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Urban forests provide many benefits
Keep Liberty Beautiful
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October is National NeighborWoods Month, which was created to celebrate the value of trees, particularly in urban areas. The funny thing is that with more and more people living in towns and cities, the more we need an “urban canopy” of trees. Towns, cities and neighborhoods benefit from trees because they provide more than shade and beauty. Trees are more than just pretty faces. Trees have value and the Alliance for Community Trees wants to help Americans understand the value trees add to our living spaces.
National NeighborWoods Month is an annual community service campaign sponsored by the ACT, which is a national nonprofit organization dedicated to improving the health and livability of cities by planting and caring for trees. With 180 grassroots affiliates in 41 states and Canada, the ACT encourages volunteers to take action to improve the environment where 80 percent of people live — in urban areas.
The ACT’s member organizations have planted and cared for 15 million trees in cities with help from more than 5 million volunteers. The ACT is the only national organization solely focused on the needs of those engaged in urban forestry.
Here are some little- known facts about the value of trees from the ACT:
• Energy savings
Just three strategically placed trees can decrease utility bills by 50 percent.
Streets with little or no shade need to be re-paved twice as often as those with 30 percent tree cover.
Trees reduce the amount of water runoff from rain and clean the water that does run off, saving billions of dollars otherwise needed for storm water control and water treatment facilities.
• Economic improvement
Residential property values can increase five percent to 12 percent if landscaping includes trees.
Workers with views of green spaces from their desks report 23 percent fewer instances of illness.
• Environmental health
Each year an acre of trees absorbs the amount of carbon produced by driving a car for 26,000 miles.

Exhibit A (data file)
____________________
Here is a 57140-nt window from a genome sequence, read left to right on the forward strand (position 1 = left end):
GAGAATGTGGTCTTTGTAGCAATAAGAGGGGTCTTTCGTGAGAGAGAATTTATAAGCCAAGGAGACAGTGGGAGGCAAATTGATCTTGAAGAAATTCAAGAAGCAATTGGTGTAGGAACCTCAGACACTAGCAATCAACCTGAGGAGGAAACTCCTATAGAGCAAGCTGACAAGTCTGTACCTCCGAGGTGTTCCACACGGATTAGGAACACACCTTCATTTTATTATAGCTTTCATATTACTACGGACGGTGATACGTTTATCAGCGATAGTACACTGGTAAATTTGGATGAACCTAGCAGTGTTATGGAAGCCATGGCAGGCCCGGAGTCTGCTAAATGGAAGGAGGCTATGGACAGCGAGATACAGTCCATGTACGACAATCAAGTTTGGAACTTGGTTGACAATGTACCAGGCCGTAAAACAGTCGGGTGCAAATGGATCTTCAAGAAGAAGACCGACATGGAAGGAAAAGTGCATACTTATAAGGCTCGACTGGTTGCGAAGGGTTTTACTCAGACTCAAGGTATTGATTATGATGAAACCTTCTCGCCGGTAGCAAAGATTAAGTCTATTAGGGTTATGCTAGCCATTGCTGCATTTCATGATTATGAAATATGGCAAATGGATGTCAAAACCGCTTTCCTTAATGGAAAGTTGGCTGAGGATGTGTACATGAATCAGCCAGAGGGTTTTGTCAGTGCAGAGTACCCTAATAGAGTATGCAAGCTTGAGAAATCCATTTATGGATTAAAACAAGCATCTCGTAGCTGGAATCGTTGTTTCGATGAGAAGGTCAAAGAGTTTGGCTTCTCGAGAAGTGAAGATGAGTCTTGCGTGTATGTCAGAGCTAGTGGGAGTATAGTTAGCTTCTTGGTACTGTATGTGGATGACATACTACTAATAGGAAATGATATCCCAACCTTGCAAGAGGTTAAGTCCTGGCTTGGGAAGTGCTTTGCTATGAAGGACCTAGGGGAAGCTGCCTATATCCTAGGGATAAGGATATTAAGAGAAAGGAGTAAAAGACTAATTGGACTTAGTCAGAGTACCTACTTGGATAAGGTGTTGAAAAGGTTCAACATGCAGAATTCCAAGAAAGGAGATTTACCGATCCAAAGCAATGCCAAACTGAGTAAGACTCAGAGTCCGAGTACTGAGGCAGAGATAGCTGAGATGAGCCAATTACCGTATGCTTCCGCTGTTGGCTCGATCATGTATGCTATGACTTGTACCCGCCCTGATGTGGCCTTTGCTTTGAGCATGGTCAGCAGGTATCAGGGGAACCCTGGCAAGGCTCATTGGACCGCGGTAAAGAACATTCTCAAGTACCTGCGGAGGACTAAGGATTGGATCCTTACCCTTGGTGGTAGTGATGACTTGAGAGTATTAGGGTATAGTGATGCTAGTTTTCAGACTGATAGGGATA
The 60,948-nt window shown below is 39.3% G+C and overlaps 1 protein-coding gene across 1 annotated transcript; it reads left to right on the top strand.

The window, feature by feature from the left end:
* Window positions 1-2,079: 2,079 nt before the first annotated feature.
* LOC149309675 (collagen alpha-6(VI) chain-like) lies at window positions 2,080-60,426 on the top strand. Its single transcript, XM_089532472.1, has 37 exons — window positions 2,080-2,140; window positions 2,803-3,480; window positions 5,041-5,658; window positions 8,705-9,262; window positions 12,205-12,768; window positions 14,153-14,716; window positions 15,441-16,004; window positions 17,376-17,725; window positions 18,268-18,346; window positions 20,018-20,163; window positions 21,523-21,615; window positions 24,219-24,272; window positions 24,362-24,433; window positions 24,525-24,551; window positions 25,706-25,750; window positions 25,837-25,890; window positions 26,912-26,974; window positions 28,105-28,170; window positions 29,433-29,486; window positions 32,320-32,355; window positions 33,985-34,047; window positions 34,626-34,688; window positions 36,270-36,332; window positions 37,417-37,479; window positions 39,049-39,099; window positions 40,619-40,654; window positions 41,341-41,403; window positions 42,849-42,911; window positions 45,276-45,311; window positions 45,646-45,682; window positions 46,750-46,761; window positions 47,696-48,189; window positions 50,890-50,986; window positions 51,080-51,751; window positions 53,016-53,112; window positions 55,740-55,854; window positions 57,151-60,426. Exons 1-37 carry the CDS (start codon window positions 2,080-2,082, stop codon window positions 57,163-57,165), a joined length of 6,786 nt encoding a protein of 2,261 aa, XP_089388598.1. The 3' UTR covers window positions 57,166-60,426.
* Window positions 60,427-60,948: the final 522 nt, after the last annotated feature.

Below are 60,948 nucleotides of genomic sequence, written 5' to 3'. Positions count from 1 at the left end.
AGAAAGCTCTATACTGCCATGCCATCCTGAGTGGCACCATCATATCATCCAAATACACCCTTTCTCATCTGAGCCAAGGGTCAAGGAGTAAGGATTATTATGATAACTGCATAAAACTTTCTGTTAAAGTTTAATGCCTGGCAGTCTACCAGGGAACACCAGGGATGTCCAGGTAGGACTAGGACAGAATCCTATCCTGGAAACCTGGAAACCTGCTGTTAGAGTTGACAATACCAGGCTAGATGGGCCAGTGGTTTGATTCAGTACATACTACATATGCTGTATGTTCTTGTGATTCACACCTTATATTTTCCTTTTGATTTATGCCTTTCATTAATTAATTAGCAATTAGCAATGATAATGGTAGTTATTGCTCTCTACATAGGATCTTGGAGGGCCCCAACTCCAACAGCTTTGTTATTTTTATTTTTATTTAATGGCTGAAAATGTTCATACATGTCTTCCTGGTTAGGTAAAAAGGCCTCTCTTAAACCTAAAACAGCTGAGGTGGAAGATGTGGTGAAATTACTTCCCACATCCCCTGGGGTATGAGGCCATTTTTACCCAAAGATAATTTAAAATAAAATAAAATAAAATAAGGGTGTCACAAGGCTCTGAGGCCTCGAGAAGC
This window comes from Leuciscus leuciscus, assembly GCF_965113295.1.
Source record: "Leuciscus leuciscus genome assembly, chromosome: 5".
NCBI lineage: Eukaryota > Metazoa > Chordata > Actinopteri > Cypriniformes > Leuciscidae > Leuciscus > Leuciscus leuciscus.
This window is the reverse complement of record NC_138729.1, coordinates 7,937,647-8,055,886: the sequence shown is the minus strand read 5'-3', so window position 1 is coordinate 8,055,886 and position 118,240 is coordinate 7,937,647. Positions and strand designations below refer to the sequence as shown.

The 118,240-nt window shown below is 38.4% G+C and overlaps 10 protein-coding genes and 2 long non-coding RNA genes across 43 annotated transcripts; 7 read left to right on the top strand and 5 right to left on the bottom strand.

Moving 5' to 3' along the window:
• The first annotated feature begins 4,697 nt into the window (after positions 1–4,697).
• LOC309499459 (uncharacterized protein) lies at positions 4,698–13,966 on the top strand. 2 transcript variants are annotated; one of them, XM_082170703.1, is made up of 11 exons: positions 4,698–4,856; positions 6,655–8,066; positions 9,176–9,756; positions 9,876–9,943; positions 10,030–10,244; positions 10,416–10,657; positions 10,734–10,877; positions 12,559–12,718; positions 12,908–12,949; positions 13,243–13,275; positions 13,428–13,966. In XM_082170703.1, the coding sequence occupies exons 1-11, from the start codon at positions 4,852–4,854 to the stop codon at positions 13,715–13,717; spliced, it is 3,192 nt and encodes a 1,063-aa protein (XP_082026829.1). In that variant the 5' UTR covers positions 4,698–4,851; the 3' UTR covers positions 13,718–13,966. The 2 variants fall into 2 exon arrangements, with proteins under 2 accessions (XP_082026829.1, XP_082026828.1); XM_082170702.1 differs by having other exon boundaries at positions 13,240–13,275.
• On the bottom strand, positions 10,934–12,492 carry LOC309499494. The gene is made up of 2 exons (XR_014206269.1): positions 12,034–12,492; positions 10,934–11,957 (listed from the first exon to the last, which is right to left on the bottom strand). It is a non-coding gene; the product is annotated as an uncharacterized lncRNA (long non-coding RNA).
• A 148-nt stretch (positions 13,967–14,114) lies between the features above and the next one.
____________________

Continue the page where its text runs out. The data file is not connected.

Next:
Trees cool city heat islands by 10 degrees to 20 degrees, thus reducing ozone levels and helping cities meet the air quality standards required for disbursement of federal funds.
By creating shade, trees moderate temperatures both globally and in the micro-climates of cities and counties.
One acre of forests absorbs six tons of carbon dioxide annually and puts out over four tons of oxygen. This is enough to meet the annual needs of 18 people.
Trees increase humidity in dry climates through evaporation of water from their leaves into the atmosphere.
• Social and safety for residents
Crime rates decrease in areas with more greenery.
Access to green areas reduces stress and aggression for people who live in urban environments.
• Educational
Children who have a view of greenery in their lives perform better in school.
Increased exposure to nature enhances the ability of children to follow directions.
Access to green spaces relieves the symptoms of attention deficit disorder, resulting in better concentration.
As you can see, there is tremendous value in having trees in populated areas. They enhance the quality of our lives in countless ways. Developing a healthy tree canopy, however, takes time. The incremental planting and growth of many individual trees, accumulated over a long period of time, can produce a measurable change in our living spaces. And with that substantial change, we gain the significant benefits of a full-fledged “urban forest.”
For more information about National NeighborWoods Month and a wealth of research on the benefits of trees, check out

Volunteer for these events:
• Monday, Nov. 15: America Recycles Day Take the pledge to recycle and have a waste-free lunch to encourage waste reduction.
• Saturday, Nov. 20: Recycle It! Fair for electronics and household hazardous waste items. Call 880-4888 for more information.
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